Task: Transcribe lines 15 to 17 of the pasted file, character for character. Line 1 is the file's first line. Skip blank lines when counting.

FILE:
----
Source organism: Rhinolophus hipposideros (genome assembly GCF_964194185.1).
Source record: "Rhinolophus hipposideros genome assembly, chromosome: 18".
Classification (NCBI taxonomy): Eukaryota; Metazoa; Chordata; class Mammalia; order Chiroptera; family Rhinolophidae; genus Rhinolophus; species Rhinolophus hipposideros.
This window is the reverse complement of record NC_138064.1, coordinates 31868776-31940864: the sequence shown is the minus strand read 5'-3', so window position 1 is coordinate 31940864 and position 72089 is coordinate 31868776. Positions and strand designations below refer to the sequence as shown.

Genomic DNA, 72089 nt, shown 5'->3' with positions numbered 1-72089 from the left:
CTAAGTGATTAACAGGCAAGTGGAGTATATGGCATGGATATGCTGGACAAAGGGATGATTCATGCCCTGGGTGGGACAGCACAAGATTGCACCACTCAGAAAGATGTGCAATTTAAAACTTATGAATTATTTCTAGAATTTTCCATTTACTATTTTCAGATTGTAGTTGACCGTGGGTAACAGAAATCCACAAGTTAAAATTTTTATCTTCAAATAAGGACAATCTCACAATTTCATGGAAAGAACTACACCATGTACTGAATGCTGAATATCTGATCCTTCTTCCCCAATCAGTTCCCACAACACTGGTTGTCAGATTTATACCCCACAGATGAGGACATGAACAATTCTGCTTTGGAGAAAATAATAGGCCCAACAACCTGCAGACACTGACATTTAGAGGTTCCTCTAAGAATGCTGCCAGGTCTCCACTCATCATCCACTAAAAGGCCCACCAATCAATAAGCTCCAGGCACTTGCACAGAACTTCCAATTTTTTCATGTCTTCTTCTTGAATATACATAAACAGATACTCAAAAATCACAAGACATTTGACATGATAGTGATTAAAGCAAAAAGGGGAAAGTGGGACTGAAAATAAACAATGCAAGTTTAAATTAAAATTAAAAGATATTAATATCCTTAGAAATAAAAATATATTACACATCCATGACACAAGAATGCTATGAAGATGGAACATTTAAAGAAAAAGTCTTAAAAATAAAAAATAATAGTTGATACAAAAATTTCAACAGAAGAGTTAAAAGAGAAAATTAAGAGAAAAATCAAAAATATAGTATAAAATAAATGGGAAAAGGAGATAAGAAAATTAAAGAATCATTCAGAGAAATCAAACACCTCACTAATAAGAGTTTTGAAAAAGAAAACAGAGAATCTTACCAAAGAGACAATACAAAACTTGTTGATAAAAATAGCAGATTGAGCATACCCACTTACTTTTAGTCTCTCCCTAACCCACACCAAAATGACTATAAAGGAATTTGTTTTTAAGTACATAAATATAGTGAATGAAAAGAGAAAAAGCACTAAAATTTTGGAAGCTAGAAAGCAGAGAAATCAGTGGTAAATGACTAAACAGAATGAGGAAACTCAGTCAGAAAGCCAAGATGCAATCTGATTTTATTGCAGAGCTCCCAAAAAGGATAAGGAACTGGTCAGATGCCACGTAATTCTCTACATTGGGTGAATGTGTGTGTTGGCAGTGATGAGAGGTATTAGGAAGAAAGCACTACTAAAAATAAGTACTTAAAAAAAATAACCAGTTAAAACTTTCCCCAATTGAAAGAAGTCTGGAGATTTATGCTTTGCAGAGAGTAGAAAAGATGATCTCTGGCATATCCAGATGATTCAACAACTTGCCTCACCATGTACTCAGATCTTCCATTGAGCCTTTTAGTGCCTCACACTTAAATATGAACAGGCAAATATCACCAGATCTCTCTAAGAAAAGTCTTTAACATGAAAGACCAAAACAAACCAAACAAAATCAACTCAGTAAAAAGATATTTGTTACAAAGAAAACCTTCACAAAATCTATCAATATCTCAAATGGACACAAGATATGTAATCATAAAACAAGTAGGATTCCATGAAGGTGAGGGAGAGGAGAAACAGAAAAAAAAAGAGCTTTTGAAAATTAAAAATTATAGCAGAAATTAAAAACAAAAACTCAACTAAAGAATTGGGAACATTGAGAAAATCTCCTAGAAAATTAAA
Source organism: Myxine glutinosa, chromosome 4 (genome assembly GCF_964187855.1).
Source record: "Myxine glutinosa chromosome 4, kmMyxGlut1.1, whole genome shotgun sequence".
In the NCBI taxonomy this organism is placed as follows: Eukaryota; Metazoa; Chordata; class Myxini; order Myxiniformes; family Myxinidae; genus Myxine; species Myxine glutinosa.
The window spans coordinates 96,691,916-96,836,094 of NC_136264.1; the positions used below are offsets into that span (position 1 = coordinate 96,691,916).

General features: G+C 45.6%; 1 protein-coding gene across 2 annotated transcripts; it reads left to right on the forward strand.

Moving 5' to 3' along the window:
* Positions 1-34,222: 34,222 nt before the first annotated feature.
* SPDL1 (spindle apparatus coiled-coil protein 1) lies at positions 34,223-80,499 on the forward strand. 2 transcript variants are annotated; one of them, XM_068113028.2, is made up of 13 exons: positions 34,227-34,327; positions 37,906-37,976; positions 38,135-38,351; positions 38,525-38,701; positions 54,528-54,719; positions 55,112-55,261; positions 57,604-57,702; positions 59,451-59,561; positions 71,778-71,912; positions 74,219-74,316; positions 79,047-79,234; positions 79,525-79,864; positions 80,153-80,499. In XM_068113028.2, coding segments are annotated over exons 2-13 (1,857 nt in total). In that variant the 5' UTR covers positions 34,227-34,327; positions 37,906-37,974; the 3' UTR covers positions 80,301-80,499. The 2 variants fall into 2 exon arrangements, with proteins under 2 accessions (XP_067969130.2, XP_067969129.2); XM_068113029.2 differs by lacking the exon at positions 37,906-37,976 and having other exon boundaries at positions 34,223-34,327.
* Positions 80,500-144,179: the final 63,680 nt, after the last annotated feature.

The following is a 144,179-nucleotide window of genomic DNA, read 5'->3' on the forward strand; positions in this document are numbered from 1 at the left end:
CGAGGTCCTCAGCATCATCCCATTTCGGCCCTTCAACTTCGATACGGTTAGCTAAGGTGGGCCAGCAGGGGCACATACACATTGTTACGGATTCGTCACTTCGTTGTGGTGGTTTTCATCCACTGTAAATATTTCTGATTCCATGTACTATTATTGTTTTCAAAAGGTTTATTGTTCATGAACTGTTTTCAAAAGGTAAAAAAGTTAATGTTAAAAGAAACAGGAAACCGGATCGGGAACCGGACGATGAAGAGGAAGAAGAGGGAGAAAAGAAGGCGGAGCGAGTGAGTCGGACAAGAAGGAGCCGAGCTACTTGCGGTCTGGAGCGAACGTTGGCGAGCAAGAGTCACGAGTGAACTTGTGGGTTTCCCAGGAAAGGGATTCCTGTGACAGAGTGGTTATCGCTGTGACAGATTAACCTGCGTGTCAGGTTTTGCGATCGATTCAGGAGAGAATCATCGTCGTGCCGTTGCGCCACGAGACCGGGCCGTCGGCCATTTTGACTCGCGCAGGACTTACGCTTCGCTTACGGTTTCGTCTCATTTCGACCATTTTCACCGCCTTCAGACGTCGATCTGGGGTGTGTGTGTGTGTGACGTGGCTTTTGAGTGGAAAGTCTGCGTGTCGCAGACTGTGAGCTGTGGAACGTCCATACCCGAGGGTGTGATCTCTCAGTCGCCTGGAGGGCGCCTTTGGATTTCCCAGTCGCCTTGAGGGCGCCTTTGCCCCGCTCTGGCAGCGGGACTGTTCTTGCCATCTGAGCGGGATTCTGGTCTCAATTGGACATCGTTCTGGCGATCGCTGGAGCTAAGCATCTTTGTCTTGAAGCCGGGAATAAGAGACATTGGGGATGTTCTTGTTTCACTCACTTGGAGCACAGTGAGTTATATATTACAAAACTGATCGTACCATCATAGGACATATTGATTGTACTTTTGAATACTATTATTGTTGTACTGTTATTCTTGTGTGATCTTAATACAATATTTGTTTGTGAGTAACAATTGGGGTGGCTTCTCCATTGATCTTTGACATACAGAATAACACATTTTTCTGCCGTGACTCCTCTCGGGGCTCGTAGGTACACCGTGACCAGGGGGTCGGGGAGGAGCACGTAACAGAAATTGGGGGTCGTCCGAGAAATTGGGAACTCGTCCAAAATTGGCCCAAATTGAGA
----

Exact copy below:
* Positions 80,500-144,179: the final 63,680 nt, after the last annotated feature.

The following is a 144,179-nucleotide window of genomic DNA, read 5'->3' on the forward strand; positions in this document are numbered from 1 at the left end:
CGAGGTCCTCAGCATCATCCCATTTCGGCCCTTCAACTTCGATACGGTTAGCTAAGGTGGGCCAGCAGGGGCACATACACATTGTTACGGATTCGTCACTTCGTTGTGGTGGTTTTCATCCACTGTAAATATTTCTGATTCCATGTACTATTATTGTTTTCAAAAGGTTTATTGTTCATGAACTGTTTTCAAAAGGTAAAAAAGTTAATGTTAAAAGAAACAGGAAACCGGATCGGGAACCGGACGATGAAGAGGAAGAAGAGGGAGAAAAGAAGGCGGAGCGAGTGAGTCGGACAAGAAGGAGCCGAGCTACTTGCGGTCTGGAGCGAACGTTGGCGAGCAAGAGTCACGAGTGAACTTGTGGGTTTCCCAGGAAAGGGATTCCTGTGACAGAGTGGTTATCGCTGTGACAGATTAACCTGCGTGTCAGGTTTTGCGATCGATTCAGGAGAGAATCATCGTCGTGCCGTTGCGCCACGAGACCGGGCCGTCGGCCATTTTGACTCGCGCAGGACTTACGCTTCGCTTACGGTTTCGTCTCATTTCGACCATTTTCACCGCCTTCAGACGTCGATCTGGGGTGTGTGTGTGTGTGACGTGGCTTTTGAGTGGAAAGTCTGCGTGTCGCAGACTGTGAGCTGTGGAACGTCCATACCCGAGGGTGTGATCTCTCAGTCGCCTGGAGGGCGCCTTTGGATTTCCCAGTCGCCTTGAGGGCGCCTTTGCCCCGCTCTGGCAGCGGGACTGTTCTTGCCATCTGAGCGGGATTCTGGTCTCAATTGGACATCGTTCTGGCGATCGCTGGAGCTAAGCATCTTTGTCTTGAAGCCGGGAATAAGAGACATTGGGGATGTTCTTGTTTCACTCACTTGGAGCACAGTGAGTTATATATTACAAAACTGATCGTACCATCATAGGACATATTGATTGTACTTTTGAATACTATTATTGTTGTACTGTTATTCTTGTGTGATCTTAATACAATATTTGTTTGTGAGTAACAATTGGGGTGGCTTCTCCATTGATCTTTGACATACAGAATAACACATTTTTCTGCCGTGACTCCTCTCGGGGCTCGTAGGTACACCGTGACCAGGGGGTCGGGGAGGAGCACGTAACAGAAATTGGGGGTCGTCCGAGAAATTGGGAACTCGTCCAAAATTGGCCCAAATTGAGA